Challenges Across the Board
The crucial point to remember, says Williams College Williams College, at Williamstown, Mass.; coeducational; chartered 1785, opened as a free school 1791, became a college 1793, named for Ephraim Williams. The Williams campus, noted for its fine old buildings, includes West College (1790), the Van Rensselaer Manor economist Gordon Winston, a noted scholar of the economics of higher education, is that different sorts of institutions face vastly different challenges. "The publics, the wealthy privates, and the not-so-wealthy privates are three totally different worlds," Winston says. "One of the troubles, of course, is that we use the term `financial aid' to mean radically different things. It can mean price discounts to get customers or improve student quality on the one hand, or it can mean income redistribution Income redistribution refers to a political policy intended to even the amount of income individuals are permitted to earn. This differs slightly from wealth redistribution or property redistribution, a policy which takes assets from the current owners and gives them to other policies on the other hand, and they're very different things. Those three different populations are in very different circumstances, and the toughest are the circumstances faced by private, not-awfully-wealthy private institutions that have been shading See Phong shading, Gouraud shading, flat shading and programmable shading. price to improve quality or to maintain quality in the face of others shading price through merit aid. Schools like this are increasingly running up against declining endowment returns and are really getting a squeeze. If the question is what are they supposed to do, I'm damned if I know."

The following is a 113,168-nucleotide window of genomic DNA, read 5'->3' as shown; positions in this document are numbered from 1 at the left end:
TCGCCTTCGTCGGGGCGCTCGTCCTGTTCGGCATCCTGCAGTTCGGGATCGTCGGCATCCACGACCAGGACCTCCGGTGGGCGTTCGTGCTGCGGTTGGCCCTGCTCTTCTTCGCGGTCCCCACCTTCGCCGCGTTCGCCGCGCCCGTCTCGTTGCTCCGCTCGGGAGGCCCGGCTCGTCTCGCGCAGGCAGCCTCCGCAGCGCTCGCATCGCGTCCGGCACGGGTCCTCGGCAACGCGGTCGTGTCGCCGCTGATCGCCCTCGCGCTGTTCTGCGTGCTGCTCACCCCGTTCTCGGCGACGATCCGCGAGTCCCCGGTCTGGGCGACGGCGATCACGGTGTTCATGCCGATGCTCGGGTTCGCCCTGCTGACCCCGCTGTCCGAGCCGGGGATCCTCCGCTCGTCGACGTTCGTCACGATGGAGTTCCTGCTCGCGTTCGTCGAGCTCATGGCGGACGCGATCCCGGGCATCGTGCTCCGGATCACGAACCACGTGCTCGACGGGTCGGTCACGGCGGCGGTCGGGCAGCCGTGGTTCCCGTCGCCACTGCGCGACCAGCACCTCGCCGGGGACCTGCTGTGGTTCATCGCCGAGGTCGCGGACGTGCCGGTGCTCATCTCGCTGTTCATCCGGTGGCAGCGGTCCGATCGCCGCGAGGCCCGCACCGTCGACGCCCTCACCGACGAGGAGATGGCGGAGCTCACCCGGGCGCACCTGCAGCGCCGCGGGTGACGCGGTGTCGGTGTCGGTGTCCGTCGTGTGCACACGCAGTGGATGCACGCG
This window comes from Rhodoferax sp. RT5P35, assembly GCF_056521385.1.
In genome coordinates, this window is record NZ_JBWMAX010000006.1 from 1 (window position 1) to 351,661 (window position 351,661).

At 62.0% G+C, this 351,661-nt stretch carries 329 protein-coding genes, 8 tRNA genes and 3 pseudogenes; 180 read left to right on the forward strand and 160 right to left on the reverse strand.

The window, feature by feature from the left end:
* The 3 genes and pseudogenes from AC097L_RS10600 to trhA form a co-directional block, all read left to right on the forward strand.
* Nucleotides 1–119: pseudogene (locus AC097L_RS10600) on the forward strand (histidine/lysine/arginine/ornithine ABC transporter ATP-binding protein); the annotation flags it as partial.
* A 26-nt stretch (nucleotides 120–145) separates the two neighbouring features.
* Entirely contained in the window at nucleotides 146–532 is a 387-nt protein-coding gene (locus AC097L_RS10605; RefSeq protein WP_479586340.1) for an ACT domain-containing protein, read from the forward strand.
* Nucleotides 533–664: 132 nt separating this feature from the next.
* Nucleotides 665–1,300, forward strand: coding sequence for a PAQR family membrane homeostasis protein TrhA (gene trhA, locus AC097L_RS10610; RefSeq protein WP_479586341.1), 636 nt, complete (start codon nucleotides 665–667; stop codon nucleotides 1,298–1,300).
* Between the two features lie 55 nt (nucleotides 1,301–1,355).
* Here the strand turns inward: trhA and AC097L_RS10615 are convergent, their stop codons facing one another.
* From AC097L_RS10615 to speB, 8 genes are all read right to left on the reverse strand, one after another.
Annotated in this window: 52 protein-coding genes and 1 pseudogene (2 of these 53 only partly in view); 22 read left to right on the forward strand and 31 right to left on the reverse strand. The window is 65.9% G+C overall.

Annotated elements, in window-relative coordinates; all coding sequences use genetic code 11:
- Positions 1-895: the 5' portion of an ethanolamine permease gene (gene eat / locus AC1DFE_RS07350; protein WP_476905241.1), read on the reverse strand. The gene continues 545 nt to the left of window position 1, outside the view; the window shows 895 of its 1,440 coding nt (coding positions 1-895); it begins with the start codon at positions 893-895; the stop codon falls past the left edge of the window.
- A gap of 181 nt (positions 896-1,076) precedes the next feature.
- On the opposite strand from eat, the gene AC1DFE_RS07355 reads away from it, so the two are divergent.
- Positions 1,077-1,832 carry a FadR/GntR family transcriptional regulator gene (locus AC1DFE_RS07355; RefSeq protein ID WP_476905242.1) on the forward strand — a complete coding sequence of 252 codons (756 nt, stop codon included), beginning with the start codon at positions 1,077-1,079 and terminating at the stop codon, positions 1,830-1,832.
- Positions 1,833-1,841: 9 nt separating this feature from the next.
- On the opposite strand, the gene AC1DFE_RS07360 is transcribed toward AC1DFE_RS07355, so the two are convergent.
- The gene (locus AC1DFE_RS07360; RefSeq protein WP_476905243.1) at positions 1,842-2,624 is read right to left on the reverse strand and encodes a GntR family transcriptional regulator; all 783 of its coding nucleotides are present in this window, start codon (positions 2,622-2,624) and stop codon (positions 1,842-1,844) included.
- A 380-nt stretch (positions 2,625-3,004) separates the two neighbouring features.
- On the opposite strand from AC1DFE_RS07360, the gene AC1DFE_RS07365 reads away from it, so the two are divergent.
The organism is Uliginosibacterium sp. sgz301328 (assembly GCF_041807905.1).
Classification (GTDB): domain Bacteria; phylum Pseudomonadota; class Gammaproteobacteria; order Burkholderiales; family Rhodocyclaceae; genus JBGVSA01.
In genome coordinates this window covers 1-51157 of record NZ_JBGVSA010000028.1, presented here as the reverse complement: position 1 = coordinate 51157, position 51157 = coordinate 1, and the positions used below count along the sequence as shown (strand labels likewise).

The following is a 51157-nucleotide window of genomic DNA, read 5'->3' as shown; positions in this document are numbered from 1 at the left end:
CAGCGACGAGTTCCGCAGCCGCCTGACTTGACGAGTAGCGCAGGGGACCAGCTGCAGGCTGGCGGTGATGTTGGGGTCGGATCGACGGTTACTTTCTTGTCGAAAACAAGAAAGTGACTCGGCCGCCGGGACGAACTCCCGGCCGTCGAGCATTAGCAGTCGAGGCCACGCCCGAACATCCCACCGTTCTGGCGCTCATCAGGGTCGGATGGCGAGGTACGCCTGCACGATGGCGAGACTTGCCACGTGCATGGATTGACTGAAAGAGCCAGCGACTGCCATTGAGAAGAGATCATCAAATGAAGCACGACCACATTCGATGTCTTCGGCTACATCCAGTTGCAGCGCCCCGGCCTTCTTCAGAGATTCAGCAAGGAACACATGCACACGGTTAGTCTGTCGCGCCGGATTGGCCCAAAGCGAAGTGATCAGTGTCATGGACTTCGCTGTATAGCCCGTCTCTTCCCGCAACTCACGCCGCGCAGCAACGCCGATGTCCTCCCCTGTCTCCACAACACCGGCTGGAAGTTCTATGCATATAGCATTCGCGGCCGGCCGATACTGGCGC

What makes it even harder for schools to cope with economic hard times, Winston says, is that so many institutions refuse to acknowledge what kind of financial aid they actually engage in. "There's an awful lot of unclarity," he says. "A lot of social respectability re·spect·a·bil·i·ty
The quality, state, or characteristic of being respectable.
Noun 1. respectability - honorableness by virtue of being respectable and having a good reputation